Saudi Arabia is the driving force behind the most effective defense and economic commonwealth the Arab world has yet organized. This is the Gulf Cooperation Council that emerged from an agreement reached in February 1981 by heads of state of Saudi Arabia, Kuwait, the United Arab Emirates, Bahrain, Qatar, and Oman. The GCC aim is to coordinate and unify economic, fiscal, monetary, industrial, and defense policies.
With oil revenues declining, each of these Gulf states is finding it no longer can afford to go its own way on matters of economics and security. Thus the GCC promises to be an even stronger organization in the future.
The Saudis, according to diplomats, first saw the need for a collective Gulf approach, and they have been the most unswerving advocates of the cause. With huge amounts of petrodollars at hand, the Saudis in the past were able to build up their military and buttress themselves against internal and external problems by a diplomacy of largesse. Says a diplomat in Riyadh, ''There has been a direct correlation between Saudi Arabia's economic status and its political status.'' As the Saudi budget tightens, coordinated Gulf political, economic, and defense policies offer a good alternative to costly, unilateral attempts to keep the region stable.
On March 1 this year, the GCC's economic agreement went into effect, opening signatory countries - with a total population of 14 million and enormous spending power - to business and trade in a manner similar to the European Community's Treaty of Rome.
Already GCC members share security information and informally coordinate defense policies by means of bilateral agreements. A more solid joint-defense arrangement has so far eluded the Gulf states, because of disagreement over the possible role the United States might play in the event of a crisis. More nonaligned states such as Kuwait have been displeased with the US military exercises that have been carried out in conjunction with more Western-oriented states such as Oman.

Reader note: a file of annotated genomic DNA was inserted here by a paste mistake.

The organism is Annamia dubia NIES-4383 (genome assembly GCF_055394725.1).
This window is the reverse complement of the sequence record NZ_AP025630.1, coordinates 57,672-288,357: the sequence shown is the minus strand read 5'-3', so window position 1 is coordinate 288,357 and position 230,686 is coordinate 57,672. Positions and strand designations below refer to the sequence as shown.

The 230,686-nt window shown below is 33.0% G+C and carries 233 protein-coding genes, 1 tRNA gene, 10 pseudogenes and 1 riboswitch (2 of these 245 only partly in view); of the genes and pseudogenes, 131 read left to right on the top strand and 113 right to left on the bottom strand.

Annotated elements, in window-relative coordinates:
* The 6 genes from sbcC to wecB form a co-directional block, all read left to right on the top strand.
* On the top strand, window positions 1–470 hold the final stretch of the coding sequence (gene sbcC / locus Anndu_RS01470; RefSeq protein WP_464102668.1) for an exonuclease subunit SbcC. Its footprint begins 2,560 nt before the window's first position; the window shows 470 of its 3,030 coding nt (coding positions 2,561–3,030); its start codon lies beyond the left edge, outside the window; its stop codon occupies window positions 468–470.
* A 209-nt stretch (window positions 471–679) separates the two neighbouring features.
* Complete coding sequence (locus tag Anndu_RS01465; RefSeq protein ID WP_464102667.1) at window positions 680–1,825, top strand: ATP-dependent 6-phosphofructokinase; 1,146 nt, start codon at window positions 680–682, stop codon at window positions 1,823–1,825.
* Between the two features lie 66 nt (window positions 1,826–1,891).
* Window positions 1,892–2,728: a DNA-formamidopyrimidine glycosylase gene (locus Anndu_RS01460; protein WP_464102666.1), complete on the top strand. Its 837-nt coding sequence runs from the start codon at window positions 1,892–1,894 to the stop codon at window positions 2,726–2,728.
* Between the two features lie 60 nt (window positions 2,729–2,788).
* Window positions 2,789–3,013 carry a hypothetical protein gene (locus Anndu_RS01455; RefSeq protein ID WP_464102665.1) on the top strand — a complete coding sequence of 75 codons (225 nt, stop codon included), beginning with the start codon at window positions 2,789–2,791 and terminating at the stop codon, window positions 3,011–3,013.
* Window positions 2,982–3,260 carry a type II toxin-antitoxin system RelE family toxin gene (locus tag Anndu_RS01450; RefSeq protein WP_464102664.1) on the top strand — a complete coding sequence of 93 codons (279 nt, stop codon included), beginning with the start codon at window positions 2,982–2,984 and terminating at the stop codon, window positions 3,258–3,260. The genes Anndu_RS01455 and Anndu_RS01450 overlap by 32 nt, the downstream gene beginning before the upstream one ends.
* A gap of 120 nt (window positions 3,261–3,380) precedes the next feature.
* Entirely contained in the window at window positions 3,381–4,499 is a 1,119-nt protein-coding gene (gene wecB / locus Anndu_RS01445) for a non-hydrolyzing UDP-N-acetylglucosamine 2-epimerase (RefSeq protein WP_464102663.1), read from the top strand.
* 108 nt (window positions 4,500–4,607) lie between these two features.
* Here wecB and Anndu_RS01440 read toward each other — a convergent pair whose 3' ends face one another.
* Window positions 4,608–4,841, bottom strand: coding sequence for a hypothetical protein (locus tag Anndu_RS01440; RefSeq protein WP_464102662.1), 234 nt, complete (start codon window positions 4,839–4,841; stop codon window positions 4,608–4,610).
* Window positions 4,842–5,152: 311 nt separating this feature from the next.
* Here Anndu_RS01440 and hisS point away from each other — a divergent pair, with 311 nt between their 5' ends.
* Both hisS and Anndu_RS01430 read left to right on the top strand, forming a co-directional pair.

Nevertheless, an attack on one GCC state would in all likelihood be met by all. Because of this, the GCC has come under criticism from Iran. But it is noteworthy that Iraq, also a Gulf country, is not a member. In the past, Iraq - like Iran - has sought hegemony over the Gulf.
Still, according to diplomats and Saudi officials, many Gulf states perceive Iran as the most immediate threat, even though Iran's war with Iraq has severely hampered its ability to project itself outside its own country. The Iranian Air Force has been battered in the war. But if even one plane did slip through air defenses and cross the Gulf to attack, say, the Saudi oilfields, analysts say this would spark a massive retaliation by Saudi Arabia and possibly her Gulf allies, informal though the alliances may be. Such an attack almost certainly would prompt American intervention as well.
But diplomats here see such a crisis as less and less likely, given Iran's military weakness.
It is in the area of the GCC economic agreement that much of the day-to-day change in the Gulf is occurring. The ultimate aim of the economic agreement is to create an integrated economic entity in which there is free movement of capital, goods, and manpower. Some of its important features are:
* No duty on agricultural, manufactured, or petroleum and mineral products originating in GCC states, plus agreed-on tariffs to protect GCC industries.
* Free access for national ships to ports in any member state, and exemption of passengers and goods from fees and taxes.
* Freedom of GCC nationals to operate in any GCC state and to start businesses with or without local partners.
* Coordinated petroleum policies (making the GCC an increasingly important power bloc as unity among Organization of Petroleum Exporting Countries diminishes).
* A $2.1 billion investment corporation, headquartered in Kuwait, to handle regional and international investments.
With its enormous financial strength and growing industrial base, the GCC seems to be shaping up as a durable common-market and defense alliance in the Arab world. A military crisis likely would speed up defense coordination. Burgeoning peacetime commerce - especially as collectivization becomes more economically necessary - should quicken economic interdependence.